Although Amman’s first contemporary pedestrian street is still littered with building materials and punctuated by unfinished patches, Ammanis are already flocking there to shop, sit on a table of a street-side cafe and.. rediscover the meaning of street life.
Of course, street life always existed in Amman. Go to Jabal Al Hussein. Even better, go to the central market of Al Wehdat camp and you’ll understand that street life has never been absent.
It is in western Amman where the car has killed pedestrian life.
As odd as it may sound, a whole generation of Ammanis (especially people in the more well off parts of the city) have forgotten what it means to walk in the city. Many young people (especially girls) have, to my shock, never been to downtown Amman. Talk about the loss of urban life.
In a city like Amman, which over the past few decades has become car dominated, and where people insist to park their cars exactly 5 centimeters away from the shop or restaurant they are visiting (or insist on valet parking), enclosed shopping malls have reintroduced many, especially younger people, to the experience of being with a lot of fellow citizens in a public space.
To create an environment that is safe for families and young women, shopping malls had to resort to measures like shutting young men out during times of high traffic. Harassment of young women is a problem that we face on all our streets and few public places. Malls, being private spaces (that nonetheless provide a public function) simply solved the problem by keeping the male teenagers out..
Wakalat (Brand) Street will present new opportunities for contemporary street life to come back to Amman.
Here are a number of observations I made:
The street is a shopping street. The dominant category of retail on the street is apparel, which means it will draw a lot of women to it. What I saw on my visit there yesterday made it clear to me that this will not be a male dominated space.
Judging from the fact that people are already using the street despite its unfinished state I predict that the street will be a big success. Amman is ready for this urban experience.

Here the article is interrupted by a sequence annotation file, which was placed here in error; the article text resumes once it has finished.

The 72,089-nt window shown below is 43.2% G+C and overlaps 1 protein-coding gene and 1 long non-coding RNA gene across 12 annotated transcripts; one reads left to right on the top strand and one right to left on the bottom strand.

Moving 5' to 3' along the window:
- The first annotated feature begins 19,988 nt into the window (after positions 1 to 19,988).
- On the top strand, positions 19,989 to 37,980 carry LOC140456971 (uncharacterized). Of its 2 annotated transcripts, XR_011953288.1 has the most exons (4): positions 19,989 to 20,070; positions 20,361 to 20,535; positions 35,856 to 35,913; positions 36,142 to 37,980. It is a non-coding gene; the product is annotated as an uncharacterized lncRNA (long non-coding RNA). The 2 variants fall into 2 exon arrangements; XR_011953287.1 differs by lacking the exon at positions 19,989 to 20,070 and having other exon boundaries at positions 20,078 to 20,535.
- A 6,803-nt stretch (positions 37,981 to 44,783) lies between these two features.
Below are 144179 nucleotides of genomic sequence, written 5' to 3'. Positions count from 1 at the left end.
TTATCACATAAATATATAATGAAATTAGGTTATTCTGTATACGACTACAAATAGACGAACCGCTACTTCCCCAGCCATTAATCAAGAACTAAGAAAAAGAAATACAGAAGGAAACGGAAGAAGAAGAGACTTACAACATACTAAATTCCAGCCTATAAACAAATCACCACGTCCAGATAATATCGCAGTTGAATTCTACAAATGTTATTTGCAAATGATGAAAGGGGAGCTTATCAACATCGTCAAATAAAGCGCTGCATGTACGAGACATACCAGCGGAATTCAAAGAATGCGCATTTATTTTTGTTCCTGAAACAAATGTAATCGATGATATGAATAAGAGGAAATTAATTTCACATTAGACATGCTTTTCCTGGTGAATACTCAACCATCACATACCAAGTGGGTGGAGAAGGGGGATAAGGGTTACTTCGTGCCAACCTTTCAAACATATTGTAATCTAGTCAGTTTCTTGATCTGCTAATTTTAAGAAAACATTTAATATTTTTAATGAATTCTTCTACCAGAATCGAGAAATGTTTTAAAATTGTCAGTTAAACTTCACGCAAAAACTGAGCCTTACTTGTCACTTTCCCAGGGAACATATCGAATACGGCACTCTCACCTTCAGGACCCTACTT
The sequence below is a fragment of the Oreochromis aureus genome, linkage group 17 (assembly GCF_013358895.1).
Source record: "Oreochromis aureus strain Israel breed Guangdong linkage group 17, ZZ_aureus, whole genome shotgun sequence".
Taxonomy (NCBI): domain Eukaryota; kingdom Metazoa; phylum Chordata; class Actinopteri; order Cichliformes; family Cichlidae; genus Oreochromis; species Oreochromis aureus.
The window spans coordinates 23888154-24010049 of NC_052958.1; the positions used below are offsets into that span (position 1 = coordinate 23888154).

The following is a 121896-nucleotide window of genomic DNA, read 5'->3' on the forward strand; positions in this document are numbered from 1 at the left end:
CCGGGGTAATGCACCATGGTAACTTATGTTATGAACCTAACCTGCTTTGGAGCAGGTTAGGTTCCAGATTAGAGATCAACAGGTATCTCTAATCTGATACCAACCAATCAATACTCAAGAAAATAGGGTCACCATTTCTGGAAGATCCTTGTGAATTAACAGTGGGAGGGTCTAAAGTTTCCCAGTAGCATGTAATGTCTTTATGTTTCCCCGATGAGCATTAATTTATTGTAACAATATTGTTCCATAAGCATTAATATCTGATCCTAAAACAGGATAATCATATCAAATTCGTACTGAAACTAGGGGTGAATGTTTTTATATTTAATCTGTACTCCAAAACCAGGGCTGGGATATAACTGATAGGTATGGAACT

In the past, any suggestion by the municipality to turn a street into a pedestrian zone was faced by the (rather mindless) protests of merchants. I predict that merchants in other parts of town will now start demanding that their streets are turned pedestrian.
Parking will become a challenge. In the absense of proper public transportation, people will go to the Wakalat Street by car (like an outdoor mall!). The municipality plans to solve this by creating parking lots in Suweifieh that are a bit far from the street but services by shuttle busses. Not a bad idea, but still not a replacement for proper public transport. I guess that taxis will play an important role here.
The street will be officially opened soon. People have already unofficially opened it! If you go there you will be disappointed by some of the workmanship and the unused blocks strewn here and there. But all in all it is a refreshing experience in Amman.
A welcome sign. Strangely only in English (!)
A general view of the street. The newly planted streets will surely play a more important role next year.
Street side cafes.. already popular with people.
Thank goodness the designers went with modernist lighting fixtures not some fake old European look.
Benches.. not bad..
Remnants of the blocks used to pave the street
A touch of color.. (and an unfinished patch). Also notice the guy in orange!
Security people. A good idea initially to discourage those who intend to harass people.
The Gateway building (housing Starbucks) will be a big winner.
Young pedestrian life.. The girls are adding color!
Jordanians walking. Can it be possible?